A hybrid play may be the way
Some companies may find they will need to become hybrids of two strategic identities to fulfill their missions and remain competitive. “The Product Leader in the future will be a much harder sell,” said Dr. King Li, dean of the Carle Illinois College of Medicine at the University of Illinois at Urbana-Champaign and chief academic officer of the Carle Health System, in an interview with HRI. “It’s hard to say you are a Product Leader when people make decisions based on the same AI support. In this case, patient experience will become much more important in achieving a positive outcome.”[xiv]
For example, one academic medical center (AMC) may choose to be a Product Leader but decide that a community hospital in its system should be an Experience Leader that creates lifelong relationships with patients and directs them to the AMC when they need higher-acuity care. New digital technology that leverages advanced analytics and automation can help companies more quickly identify acquisition targets that match with strategic, operational and financial goals.
Beware consumer and employer perceptions and expectations
Consumers are not convinced that healthcare deals benefit them, according to a recent HRI consumer survey. Health companies should pursue deal strategies with the patient in mind, communicate with patients starting when a deal is underway, and make sure they can deliver an experience in line with customer expectations on day one post-close. Segmenting consumers to understand priority populations and their unmet needs, such as the social determinants affecting their health, may help determine which acquisition targets will bring the most value to them.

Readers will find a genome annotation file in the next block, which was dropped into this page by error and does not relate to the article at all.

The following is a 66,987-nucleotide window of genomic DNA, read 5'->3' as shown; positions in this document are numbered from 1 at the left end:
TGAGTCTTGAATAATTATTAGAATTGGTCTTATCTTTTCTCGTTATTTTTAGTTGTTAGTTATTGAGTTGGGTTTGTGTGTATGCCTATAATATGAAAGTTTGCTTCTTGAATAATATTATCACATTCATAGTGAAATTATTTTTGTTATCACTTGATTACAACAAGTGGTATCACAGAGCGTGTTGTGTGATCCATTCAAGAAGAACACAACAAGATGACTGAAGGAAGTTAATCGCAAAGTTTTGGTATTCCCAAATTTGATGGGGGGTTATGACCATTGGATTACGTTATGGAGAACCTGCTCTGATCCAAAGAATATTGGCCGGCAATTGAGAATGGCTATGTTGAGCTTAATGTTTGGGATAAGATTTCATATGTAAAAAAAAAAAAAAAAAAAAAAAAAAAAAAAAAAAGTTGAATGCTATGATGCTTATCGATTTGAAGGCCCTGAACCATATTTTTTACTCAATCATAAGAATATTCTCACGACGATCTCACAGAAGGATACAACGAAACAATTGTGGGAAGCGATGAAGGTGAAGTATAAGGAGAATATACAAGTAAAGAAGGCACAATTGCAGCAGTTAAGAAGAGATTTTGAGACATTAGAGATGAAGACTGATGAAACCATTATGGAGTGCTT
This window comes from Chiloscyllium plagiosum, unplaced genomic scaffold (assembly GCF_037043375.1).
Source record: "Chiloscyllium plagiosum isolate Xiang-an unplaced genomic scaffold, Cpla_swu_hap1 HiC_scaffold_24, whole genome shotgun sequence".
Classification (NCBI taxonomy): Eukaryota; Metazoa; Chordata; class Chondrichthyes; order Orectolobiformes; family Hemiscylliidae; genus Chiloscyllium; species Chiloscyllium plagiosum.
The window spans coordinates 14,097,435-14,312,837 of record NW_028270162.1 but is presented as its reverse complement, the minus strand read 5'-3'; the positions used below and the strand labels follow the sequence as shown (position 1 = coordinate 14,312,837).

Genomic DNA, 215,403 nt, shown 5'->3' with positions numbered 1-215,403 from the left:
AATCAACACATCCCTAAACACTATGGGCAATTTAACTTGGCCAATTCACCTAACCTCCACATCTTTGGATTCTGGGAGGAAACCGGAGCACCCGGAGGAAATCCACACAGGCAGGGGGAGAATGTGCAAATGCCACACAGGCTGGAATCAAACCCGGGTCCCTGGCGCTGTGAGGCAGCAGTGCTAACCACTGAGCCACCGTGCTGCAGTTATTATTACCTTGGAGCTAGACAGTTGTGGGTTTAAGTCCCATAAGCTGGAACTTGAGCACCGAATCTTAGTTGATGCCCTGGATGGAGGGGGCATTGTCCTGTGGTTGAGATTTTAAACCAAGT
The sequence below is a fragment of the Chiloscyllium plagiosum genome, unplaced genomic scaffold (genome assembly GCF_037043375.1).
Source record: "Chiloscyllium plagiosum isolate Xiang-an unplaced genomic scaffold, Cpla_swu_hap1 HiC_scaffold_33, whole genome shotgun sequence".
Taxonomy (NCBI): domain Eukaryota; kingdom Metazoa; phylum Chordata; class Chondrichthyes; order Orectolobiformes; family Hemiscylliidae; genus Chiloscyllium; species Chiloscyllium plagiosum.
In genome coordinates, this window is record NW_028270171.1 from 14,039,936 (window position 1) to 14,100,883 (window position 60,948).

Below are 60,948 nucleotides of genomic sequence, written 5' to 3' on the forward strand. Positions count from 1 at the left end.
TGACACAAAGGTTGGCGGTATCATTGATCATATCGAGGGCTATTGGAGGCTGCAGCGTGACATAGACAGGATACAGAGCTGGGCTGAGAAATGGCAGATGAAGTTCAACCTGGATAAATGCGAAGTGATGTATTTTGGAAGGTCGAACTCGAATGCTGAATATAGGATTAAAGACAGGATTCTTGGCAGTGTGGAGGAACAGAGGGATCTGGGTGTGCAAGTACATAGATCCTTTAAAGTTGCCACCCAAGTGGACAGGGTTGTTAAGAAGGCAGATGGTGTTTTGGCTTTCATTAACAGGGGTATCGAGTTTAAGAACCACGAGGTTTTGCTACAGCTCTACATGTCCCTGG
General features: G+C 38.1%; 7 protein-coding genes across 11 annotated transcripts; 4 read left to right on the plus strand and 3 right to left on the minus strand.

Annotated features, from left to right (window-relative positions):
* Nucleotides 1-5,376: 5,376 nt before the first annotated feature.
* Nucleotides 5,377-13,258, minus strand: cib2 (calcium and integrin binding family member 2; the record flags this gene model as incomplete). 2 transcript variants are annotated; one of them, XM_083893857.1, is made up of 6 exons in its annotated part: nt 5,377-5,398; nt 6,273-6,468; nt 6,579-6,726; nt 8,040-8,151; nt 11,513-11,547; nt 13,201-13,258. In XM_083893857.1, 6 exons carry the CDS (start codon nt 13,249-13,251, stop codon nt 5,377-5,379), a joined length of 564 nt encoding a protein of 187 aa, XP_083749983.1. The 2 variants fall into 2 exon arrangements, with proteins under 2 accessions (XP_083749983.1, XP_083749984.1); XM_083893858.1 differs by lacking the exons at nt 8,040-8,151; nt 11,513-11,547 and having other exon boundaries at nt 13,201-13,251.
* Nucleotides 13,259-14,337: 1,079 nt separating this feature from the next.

Employers have considered megadeals — of hospitals, in particular — to be inflators of medical cost trend, at least in the short term.[xv] As they become more active in making healthcare more affordable, employers also will be looking for more value out of healthcare deals. Some are even pursuing their own, such as Haven Healthcare.[xvi]
Consider private equity as a potential deals partner
As private equity firms broaden their footprint in healthcare, they are eyeing customer experience and innovation. In 2018, Washington, DC-based The Carlyle Group invested $350 million in One Medical, a consumer-focused, tech-enabled primary care practice based in San Francisco.[xvii] Executives at The Carlyle Group noted One Medical’s integrated technology and smooth, convenient access for patients as a remedy for an increasingly frustrating primary care environment.[xviii]
In July 2019, Swedish private equity firm EQT acquired a majority interest in Aldevron, a Fargo, North Dakota-based supplier of plasmid DNA to gene therapy developers.[xix] “There continues to be a lot of excitement and deal-making in the gene and cell therapy space, but there will be winners and losers,” said Les Funtleyder, healthcare portfolio manager at E Squared Capital LLC, a New York City public and private investment fund, in an interview with HRI. “Most of the companies working in this area haven’t yet proven that they can navigate logistical and supply chain processes to successfully break into the market.”[xx]